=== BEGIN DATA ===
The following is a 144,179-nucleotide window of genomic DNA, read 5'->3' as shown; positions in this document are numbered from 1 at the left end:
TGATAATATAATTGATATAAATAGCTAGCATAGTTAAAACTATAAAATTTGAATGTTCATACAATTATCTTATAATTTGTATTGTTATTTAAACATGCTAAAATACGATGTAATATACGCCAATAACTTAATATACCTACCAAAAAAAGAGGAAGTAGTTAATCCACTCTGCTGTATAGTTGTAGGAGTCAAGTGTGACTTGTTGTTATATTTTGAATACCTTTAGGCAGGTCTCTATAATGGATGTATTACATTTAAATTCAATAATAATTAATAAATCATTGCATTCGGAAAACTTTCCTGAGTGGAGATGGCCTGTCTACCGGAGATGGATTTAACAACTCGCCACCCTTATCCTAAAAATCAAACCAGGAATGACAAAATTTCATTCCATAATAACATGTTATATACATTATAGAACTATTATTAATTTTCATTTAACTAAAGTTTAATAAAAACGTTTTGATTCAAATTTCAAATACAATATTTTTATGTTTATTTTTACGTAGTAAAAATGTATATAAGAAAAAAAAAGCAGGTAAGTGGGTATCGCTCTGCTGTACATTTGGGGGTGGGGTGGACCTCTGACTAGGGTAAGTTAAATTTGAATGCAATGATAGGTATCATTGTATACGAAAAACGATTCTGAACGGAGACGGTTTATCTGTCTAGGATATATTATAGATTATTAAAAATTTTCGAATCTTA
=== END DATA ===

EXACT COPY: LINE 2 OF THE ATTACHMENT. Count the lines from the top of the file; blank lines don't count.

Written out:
TGATAATATAATTGATATAAATAGCTAGCATAGTTAAAACTATAAAATTTGAATGTTCATACAATTATCTTATAATTTGTATTGTTATTTAAACATGCTAAAATACGATGTAATATACGCCAATAACTTAATATACCTACCAAAAAAAGAGGAAGTAGTTAATCCACTCTGCTGTATAGTTGTAGGAGTCAAGTGTGACTTGTTGTTATATTTTGAATACCTTTAGGCAGGTCTCTATAATGGATGTATTACATTTAAATTCAATAATAATTAATAAATCATTGCATTCGGAAAACTTTCCTGAGTGGAGATGGCCTGTCTACCGGAGATGGATTTAACAACTCGCCACCCTTATCCTAAAAATCAAACCAGGAATGACAAAATTTCATTCCATAATAACATGTTATATACATTATAGAACTATTATTAATTTTCATTTAACTAAAGTTTAATAAAAACGTTTTGATTCAAATTTCAAATACAATATTTTTATGTTTATTTTTACGTAGTAAAAATGTATATAAGAAAAAAAAAGCAGGTAAGTGGGTATCGCTCTGCTGTACATTTGGGGGTGGGGTGGACCTCTGACTAGGGTAAGTTAAATTTGAATGCAATGATAGGTATCATTGTATACGAAAAACGATTCTGAACGGAGACGGTTTATCTGTCTAGGATATATTATAGATTATTAAAAATTTTCGAATCTTA